By the time he turned twelve, his passion for the great beyond was often overshadowed by his obsession with beautiful girls. Jeffrey was a charmer, an athletic kid with rugged good looks and rippling muscles. He played baseball and racked up a record number of homeruns during his high school career. “It’s all physics,” he once told his mom when she asked how he always hit those balls out of the park. “It’s like I can see the trajectory in my head when the ball is coming at me.”
Although he was clearly a brainiac, Jeffrey kept this bit of information under wraps for the sake of his reputation. Every few weeks, he could be seen walking arm in arm with yet another cheerleader or homecoming queen, each more gorgeous than the last. The nerds Jeffrey quietly beat out at the Science Fair year after year absolutely despised him: Jeffrey Driscoll, the magnetic, handsome genius who seemed to have it all.
Driscoll’s mother was absolutely delighted when her only son scored an Astronomy scholarship to Princeton—though she suspected it might have had something to do with the attractive, young biology professor on the interview panel who spent more time fluttering her eyelashes at Jeffrey than asking him questions.
As a Princeton freshman, Driscoll treasured the many hours he spent in the observatory—but he quickly grew bored of his Intro to Astronomy courses, which focused on fundamentals he’d been secretly studying in his bedroom since he was ten years old. So once again, he turned his attention to beautiful women…both on and off the Princeton campus. For nearly a year, he wined and dined the loveliest ladies throughout the Tri-State area until his bank account—and his scholarship funds— ran completely dry.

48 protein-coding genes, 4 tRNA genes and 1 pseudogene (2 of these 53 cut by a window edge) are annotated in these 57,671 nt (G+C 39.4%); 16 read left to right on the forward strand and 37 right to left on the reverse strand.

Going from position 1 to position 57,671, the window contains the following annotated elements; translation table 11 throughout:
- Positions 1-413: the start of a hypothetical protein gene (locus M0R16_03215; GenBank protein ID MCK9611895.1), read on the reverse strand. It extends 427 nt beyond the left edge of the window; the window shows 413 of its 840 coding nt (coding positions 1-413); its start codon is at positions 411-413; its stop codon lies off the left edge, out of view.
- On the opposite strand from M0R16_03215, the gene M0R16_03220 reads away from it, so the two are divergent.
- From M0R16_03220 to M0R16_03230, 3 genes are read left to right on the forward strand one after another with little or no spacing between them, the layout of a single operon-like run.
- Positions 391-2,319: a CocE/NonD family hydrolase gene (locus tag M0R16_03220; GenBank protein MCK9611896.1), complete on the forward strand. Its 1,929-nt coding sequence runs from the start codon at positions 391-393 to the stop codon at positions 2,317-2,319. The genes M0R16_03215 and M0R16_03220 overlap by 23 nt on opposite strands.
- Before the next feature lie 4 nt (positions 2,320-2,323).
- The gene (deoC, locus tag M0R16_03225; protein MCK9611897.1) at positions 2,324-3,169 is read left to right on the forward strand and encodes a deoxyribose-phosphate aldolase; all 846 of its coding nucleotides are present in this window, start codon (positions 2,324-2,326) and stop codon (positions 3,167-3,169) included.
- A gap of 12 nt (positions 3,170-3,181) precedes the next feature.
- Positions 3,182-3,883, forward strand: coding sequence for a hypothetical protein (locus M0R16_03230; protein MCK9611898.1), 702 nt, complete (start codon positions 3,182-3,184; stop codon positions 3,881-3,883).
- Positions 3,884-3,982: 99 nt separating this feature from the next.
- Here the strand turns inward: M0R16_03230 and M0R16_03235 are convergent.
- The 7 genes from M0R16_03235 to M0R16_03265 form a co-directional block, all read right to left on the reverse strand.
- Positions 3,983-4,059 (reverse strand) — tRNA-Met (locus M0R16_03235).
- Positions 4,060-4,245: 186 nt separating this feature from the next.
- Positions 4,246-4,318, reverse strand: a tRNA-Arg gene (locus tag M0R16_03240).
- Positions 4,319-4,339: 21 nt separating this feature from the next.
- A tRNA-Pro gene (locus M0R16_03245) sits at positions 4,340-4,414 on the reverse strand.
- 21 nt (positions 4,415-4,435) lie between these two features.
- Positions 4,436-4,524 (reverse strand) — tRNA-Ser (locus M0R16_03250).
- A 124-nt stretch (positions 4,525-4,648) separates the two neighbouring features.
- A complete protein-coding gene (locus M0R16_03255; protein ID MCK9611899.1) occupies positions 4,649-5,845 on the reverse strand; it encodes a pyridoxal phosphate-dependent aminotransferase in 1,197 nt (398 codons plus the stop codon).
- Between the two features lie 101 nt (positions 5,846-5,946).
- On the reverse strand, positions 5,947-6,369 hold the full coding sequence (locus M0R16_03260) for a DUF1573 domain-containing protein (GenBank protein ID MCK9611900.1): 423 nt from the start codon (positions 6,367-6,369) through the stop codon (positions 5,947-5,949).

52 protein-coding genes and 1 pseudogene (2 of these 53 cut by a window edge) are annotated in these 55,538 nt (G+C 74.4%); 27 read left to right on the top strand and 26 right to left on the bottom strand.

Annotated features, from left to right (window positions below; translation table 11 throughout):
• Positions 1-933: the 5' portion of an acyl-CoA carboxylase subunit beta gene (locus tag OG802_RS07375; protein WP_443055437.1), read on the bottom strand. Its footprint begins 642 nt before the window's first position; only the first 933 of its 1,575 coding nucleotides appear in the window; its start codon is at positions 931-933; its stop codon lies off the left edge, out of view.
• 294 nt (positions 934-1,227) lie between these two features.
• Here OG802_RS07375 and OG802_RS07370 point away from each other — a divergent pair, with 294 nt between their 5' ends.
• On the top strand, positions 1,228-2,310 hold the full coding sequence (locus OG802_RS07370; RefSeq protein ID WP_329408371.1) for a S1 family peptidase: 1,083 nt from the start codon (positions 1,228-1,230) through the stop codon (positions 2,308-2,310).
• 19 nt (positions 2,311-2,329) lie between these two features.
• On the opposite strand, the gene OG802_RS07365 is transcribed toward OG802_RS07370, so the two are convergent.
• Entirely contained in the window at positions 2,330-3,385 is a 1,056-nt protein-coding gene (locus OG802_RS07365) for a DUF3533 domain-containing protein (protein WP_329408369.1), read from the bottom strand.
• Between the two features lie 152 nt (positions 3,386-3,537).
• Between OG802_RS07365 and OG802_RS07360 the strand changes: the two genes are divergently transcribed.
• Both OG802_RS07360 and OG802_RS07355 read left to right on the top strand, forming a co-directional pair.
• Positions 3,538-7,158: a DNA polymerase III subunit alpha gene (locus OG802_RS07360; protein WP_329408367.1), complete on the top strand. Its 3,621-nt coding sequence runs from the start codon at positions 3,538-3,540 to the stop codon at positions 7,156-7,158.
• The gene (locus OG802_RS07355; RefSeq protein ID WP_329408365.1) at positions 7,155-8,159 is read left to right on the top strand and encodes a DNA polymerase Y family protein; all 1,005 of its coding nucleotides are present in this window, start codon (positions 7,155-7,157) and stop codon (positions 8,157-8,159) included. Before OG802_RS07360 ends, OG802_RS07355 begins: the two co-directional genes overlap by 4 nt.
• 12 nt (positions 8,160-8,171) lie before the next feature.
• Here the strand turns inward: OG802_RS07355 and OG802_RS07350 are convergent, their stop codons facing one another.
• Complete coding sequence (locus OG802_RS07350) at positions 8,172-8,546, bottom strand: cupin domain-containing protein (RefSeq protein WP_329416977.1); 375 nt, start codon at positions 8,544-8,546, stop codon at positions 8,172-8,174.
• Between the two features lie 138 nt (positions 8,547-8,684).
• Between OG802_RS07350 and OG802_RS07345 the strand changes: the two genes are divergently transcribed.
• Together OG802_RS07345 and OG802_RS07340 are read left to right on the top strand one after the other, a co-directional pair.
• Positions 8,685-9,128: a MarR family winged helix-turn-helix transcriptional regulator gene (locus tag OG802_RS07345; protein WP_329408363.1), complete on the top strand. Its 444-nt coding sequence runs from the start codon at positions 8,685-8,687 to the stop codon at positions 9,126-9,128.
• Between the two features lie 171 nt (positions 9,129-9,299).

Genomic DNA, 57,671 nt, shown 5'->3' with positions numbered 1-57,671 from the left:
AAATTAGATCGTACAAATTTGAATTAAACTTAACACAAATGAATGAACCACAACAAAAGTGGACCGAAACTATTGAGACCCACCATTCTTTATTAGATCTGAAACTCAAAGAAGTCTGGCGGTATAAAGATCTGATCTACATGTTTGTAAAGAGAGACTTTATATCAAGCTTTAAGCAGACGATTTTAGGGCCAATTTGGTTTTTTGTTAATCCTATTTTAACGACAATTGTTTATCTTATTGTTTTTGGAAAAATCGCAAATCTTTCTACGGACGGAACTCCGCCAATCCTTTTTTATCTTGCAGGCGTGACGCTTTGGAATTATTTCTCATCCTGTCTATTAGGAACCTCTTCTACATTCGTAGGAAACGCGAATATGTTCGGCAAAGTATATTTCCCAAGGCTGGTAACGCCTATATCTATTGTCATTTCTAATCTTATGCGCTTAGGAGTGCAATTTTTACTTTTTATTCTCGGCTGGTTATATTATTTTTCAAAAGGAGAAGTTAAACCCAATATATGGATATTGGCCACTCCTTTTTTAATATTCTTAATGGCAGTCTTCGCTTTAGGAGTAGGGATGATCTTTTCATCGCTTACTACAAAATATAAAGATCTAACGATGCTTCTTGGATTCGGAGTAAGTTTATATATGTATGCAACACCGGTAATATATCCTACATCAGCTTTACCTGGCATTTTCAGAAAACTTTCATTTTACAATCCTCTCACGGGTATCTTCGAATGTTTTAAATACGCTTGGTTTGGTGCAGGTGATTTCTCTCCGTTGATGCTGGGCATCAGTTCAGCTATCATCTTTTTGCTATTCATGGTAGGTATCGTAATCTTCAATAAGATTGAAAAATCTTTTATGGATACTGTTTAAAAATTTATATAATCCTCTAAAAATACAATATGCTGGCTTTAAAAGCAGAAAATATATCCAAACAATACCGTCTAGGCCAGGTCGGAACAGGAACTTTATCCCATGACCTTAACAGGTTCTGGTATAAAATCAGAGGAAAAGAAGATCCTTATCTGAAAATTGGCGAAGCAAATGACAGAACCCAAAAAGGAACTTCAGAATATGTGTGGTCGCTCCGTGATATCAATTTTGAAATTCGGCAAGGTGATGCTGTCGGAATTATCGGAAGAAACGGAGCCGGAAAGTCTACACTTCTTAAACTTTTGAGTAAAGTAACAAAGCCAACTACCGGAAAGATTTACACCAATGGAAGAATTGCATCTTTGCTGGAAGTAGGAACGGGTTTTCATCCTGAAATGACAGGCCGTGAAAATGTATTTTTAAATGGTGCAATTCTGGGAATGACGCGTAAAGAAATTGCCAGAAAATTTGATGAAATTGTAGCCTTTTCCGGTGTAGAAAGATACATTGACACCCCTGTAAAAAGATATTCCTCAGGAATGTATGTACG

In the wee hours of a brisk April morning, Driscoll staggered toward campus after an interesting evening with a gorgeous Psychology TA. So TA stood for Teacher’s Assistant? He could think of something else T and A stood for. He wore a smear of crimson lipstick on his neck and reeked of Scotch. Then he spotted it: a bright yellow flyer tacked to a telephone pole, flapping in the wind as if trying to get his attention. Driscoll snatched the paper off the pole and read:
Need Extra Cash?
“Hell yeah, I do!” he slurred loudly in response as he
swayed on the empty sidewalk.
“You bet your ass!”
Become a Tour Guide in Africa!
“Africa?” He stared at the flyer for a few moments before folding it up and jamming it in his pocket. “Okay, then. Why the hell not?”